As Tim says, one never has trouble finding an interesting conversation at OSCON. Which is part of the problem.
In the first session alone, there were six, count them, six sessions that I would have liked to attend. Val Aurora’s talk on Btrfs, Bradey Kuhn’s session entitled “With Software as a Service, Is Only the Network Luddite Free?,” cameos from Canonical and Intel on UbuntuOne and Moblin, respectively, lessons from Six Apart on Memcached, and Jono Bacon’s – he of the very well reviewed Community Leadership Summit – “Building Belonging.” And that was just the first session. As it turned out, I hit Val’s filesystem talk…for about fifteen minutes, because I’d managed to schedule myself ahead of time an interesting conversation at 11 AM.
C’est la OSCON.
As much as the content, both hallway and in-session, shined – I’d respectfully disagree with Masood Mortazavi’s comment related here – this OSCON had a considerably different feel to it than in years past. Which is not surprising, given that the venue had shifted some 667 miles to the south. My understanding was that the selection of San Jose was made in part as a reaction to the recession; the Bay Area having the highest population density of geeks probably on the planet, more would be able to attend at a lower cost. Or so the thinking went.
And to some extent, this was proven true. While I missed Jono’s session, as mentioned above, according to reports better than 60% of the room raised their hands when asked if they were attending for the first time. So kudos to O’Reilly for engaging new audiences even in a down economy, even while I lament the loss of Pacific Northwesterners who couldn’t make the trek like Friend of RedMonk Donnie Berkholz.
That said, San Jose lacks the charm of fake Portland, and while the latter’s convention center is nothing to write home about, it has a better feel – and unquestionably better seating options – than did its Californian competitor. Between the seating and the sheer size – I nearly missed a meeting with the Eucalyptus folks because of the distance between the inexplicably separated media and speaker’s rooms (.25 mile) – the San Jose Convention center was an inhibitor rather than a catalyst for the traditional OSCON hallway track. It didn’t throttle it completely, of course – no venue has that power. But at least anecdotally, I both participated in and witnessed far fewer ad hoc interactions than in years past.
Which is maybe correctable, and maybe not. Either way, if I had a vote, I would return to fake Portland over San Jose seven days a week and twice on Sunday. As I don’t have a vote, I’ll wait and watch and, in all likelihood, attend next year’s version wherever they choose to hold it.
Beyond the conference logistics is the content: what’s the zeitgeist of the open source world these days. Here are a few of the things I talked about or heard.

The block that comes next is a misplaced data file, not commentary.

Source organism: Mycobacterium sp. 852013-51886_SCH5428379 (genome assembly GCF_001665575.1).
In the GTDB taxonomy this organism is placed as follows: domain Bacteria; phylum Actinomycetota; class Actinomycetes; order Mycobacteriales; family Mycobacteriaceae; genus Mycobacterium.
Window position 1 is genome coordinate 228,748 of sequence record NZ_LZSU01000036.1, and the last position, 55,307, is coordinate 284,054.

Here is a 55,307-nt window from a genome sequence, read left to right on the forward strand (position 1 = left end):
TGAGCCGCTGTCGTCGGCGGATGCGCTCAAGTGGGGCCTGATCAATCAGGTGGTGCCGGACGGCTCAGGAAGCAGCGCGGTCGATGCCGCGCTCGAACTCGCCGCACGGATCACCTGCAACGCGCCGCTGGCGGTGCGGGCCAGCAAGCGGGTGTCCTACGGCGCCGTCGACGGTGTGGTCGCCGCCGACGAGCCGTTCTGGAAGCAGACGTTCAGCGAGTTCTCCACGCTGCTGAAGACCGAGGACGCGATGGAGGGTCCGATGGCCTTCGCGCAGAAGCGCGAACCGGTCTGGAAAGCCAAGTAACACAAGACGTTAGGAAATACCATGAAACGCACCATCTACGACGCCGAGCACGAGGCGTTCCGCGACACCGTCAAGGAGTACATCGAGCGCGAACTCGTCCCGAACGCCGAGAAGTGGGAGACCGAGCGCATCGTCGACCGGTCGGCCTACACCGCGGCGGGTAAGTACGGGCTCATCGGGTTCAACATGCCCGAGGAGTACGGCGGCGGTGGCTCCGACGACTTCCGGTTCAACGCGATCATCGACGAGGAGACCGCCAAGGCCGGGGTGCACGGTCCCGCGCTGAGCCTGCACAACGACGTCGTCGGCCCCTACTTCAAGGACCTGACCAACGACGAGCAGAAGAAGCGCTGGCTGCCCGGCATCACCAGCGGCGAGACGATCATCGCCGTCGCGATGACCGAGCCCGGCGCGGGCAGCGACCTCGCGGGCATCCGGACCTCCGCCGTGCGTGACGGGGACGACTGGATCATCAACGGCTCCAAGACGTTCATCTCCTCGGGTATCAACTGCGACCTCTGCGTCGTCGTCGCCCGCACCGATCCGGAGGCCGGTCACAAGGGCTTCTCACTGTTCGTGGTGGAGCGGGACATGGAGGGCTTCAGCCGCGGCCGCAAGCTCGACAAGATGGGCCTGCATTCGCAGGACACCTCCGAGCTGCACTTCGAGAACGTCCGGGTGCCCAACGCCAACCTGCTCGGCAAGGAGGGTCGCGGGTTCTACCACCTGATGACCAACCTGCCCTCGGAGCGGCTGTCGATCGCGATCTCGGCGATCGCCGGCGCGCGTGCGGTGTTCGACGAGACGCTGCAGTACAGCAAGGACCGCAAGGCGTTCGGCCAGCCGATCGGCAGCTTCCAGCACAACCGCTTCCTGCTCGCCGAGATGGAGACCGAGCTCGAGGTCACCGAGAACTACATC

You might think that my enthusiasm about the subject of analytics is unduly influenced by the fact that the briefing I received from the REvolution gang at the show included not just baseball data, but a statistical analysis of a player I’ve written rather extensively about myself, and you might be right.
And yet I remain convinced that analytics as a category is about to jump. While the space is hardly new – BI suites are decades old at this point and open source has credible projects in the space (BIRT, Jaspersoft, etc) – there’s a lot of room left for innovation. I’ve already written about the data that we’re all generating; the next step will be demystifying the process of leveraging that data for actionable insights.
David Ascher, CEO of Mozilla Messaging, talked about this with me for a few minutes at the show, demoing a little Jetpack derived plugin for Thunderbird that provided some simple – yet personally powerful – metrics about email usage and consumption. These are the types of insights we’ll be seeing more of in the future, thanks in part to the efforts of open source to scratch individual itches when it comes to personal – and by extension – professional metrics.
For two technical trends that have occasionally been at odds with one another, there was a great deal of cloud discussion at OSCON. It’s not particularly debateable that open source projects do now and will continue to play a crucial role in cloud infrastructures. What is less apparent is to what degree the openess of the software will equate to the openness of the cloud, an unattractive prospect to many if not most of the attendees.
Open source was able to disrupt the world of enterprise software via a variety of mechanisms, from the distribution advantages to reciprocal licensing provisions to lower barriers to entry. But besides being largely immune to one of those advantages – the reciprocal licensing provision (one attendee predicted more uptake of the AGPL in response, and Launchpad at least validated this assertion) – cloud computing enjoys protections that enterprise software never did: economies of scale.